There’s an old saying that ‘it takes a village to raise a child.’ Certainly children are influenced not just by their parents and siblings, but also by a lot of other people, too. And sometimes they form friendships with people you wouldn’t expect. There’s even a certain bond that develops sometimes between children and older people.
That may be because older people have the time and patience to hear what children have to say. And for their part, children often have a different perspective on what their grandparents and other older people have to say. Those friendships are woven into crime fiction, and they can add interesting layers of plot and character development to a story.
Agatha Christie’s Evil Under the Sun introduces readers to sixteen-year-old Linda Marshall. She and her father, Captain Kenneth Marshall, take a holiday at the Jolly Roger Hotel, on Leathercombe Bay. With them is Marshall’s second wife, famous actress Arlena Stuart Marshall. Linda’s going through all of the awkwardness that comes with being a teenager. And things are not made any easier by the fact that her stepmother is beautiful and graceful. Linda’s very unhappy, but doesn’t really have anyone to talk to about what’s on her mind. One day, Arlena is found strangled not far from the hotel. Hercule Poirot, who’s taking a holiday at the same place, works with the police to catch the killer. As a part of the investigation, he has to find out what Linda knows and whether she might have been involved in some way. And it’s interesting to see how he reaches out to her. In her own awkward way, Linda reaches out, too, and that adds to this story. I agree with you, fans of Dead Man’s Folly.
In Arthur Upfield’s The Bushman Who Came Back, Queensland Police Inspector Napoleon ‘Boney’ Bonaparte investigates a murder that takes place at Mount Eden, a homestead belonging to Mr. Wooten. One day, Wooten’s housekeeper, Mrs. Bell, is found shot in the kitchen. What’s worse, her seven-year-old daughter Linda has gone missing. There’s evidence that a local bushman nicknamed Ol Fren Yorky was at the scene of the crime. He knew the people living at the ranch, too, and is thoroughly familiar with the area. So it wouldn’t have been hard for him to take the child and disappear. No-one wants to believe that Yorky would have committed this crime or hurt Linda, since he’s well-liked. But it is a possibility, so he has to be found. Boney works with the local police to find out the truth behind this case; and, as he does, we learn that Linda and Yorky are friends in that way that children make friends with older people. It adds both a plot point and a layer of interest to the novel. You’re absolutely right, fans of Death of a Swagman.
Andrea Camilleri’s Inspector Salvo Montalbano and his longtime lover, Livia Burlando, make friends with a young boy named François in The Snack Thief. In one plot thread of that novel, Montalbano investigates the murder of a retired business executive who was killed in the elevator of his apartment building. The key to this mystery, and to another murder that Montalbano and his team are investigating, may be Karima, a housekeeper and sometimes-prostitute who could be a connection between the two cases. By the time Montalbano discovers this link, though, Karima has disappeared, leaving behind her son François. While the police team is looking for the boy’s mother, he has to stay somewhere safe, so Montalbano and Livia (who happens to be visiting) take him in. In the process, they strike up a friendship with him, and Livia in particular begins to bond with him. François isn’t the reason for the murders, but that friendship adds character depth to Montalbano and to Livia, and an interesting plot thread.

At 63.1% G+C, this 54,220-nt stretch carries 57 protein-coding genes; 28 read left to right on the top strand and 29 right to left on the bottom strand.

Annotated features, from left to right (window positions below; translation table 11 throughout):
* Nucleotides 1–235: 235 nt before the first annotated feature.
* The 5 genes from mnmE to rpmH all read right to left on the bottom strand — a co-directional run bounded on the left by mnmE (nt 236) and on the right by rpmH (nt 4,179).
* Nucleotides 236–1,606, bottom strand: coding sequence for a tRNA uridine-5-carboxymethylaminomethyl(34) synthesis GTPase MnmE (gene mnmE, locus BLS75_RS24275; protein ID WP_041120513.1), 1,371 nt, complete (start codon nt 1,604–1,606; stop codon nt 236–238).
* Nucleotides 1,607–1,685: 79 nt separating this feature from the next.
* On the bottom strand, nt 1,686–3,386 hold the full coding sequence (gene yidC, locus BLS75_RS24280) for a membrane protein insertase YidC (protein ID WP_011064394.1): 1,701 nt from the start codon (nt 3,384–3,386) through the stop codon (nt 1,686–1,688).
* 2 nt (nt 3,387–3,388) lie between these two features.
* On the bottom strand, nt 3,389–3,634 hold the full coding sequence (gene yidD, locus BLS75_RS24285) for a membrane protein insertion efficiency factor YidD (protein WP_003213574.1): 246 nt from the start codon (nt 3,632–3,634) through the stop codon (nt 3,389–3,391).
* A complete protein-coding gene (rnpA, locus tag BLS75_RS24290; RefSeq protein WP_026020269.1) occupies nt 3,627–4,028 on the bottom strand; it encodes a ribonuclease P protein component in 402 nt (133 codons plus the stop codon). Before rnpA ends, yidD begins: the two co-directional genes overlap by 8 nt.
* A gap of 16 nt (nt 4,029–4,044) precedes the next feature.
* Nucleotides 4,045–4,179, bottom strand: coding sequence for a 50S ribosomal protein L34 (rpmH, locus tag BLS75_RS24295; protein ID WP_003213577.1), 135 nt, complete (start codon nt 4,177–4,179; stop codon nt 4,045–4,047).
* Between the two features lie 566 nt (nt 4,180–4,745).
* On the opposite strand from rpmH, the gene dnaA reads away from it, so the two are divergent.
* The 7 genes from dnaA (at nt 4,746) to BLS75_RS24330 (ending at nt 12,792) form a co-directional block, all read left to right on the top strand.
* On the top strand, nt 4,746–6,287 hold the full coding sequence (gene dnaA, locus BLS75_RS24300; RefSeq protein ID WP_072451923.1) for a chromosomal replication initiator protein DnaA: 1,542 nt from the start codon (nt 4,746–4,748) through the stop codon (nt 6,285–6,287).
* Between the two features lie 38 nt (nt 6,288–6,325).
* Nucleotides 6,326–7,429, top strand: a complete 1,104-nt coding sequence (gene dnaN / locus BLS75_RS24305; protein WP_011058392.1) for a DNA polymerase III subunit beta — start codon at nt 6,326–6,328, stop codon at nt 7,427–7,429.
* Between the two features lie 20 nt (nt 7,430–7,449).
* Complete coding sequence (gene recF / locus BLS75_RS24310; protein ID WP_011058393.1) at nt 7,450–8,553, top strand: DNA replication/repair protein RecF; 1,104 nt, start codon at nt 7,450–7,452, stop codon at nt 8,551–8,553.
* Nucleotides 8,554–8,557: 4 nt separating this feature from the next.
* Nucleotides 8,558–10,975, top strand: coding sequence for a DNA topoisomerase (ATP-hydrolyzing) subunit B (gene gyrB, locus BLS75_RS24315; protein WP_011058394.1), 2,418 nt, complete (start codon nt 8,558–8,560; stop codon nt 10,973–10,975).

Virginia Duigan’s The Precipice features former school principal Thea Farmer. She bought a piece of land in New South Wales’ Blue Mountains, and had a dream home built, with the idea of living out her retirement there. But bad luck and poor financial decisions have changed her plans. Now, she lives in the much smaller house next door to the home she used to own. What’s worse, the home she still considers hers has been purchased by Frank Campbell and Ellice Carrington, people she refers to as ‘invaders’ and ‘aliens.’ Thea’s just getting used to that when Frank’s twelve-year-old niece, Kim, moves in with him and Ellice. Oddly enough, considering that Thea tends to be a misanthrope, she and Kim form an odd sort of friendship. They begin to spend time together, and Kim even attends a writing class that Thea’s taking. In fact, Thea sees real promise in the girl. So when she suspects that Frank and Ellice may not be providing an appropriate home for Kim, Thea gets concerned. She has no real evidence, though, so the police aren’t likely to do anything about it. So, Thea decides to make her own plans. The relationship between Thea and Kim is a really engaging (and important) plot thread in this novel.
And then there’s Derek B. Miller’s Norwegian by Night. Sheldon Horowitz has moved from his native New York City to Norway, to be closer to his granddaughter Rhea and her Norwegian husband Lars. One day, he inadvertently witnesses the murder of a young woman who lives upstairs from Rhea and Lars. He rescues her young son, and he and the boy go on the lam. Horowitz knows that the killers could be after the boy, and wants to keep him safe. Neither speaks the other’s language, but the two form a sort of friendship as they try to elude the murderers. For the boy, Horowitz represents a kind of safety. For Horowitz, the boy adds a purpose to his life.
And that’s the thing about the friendships that can develop between children and older people. Each fulfills a need that the other has, and that bond can do much for both. And in novels, such friendships can add character development and interest.
*NOTE: The title of this post is a line from Charles Strouse and Martin Charmin’s I Don’t Need Anything But You.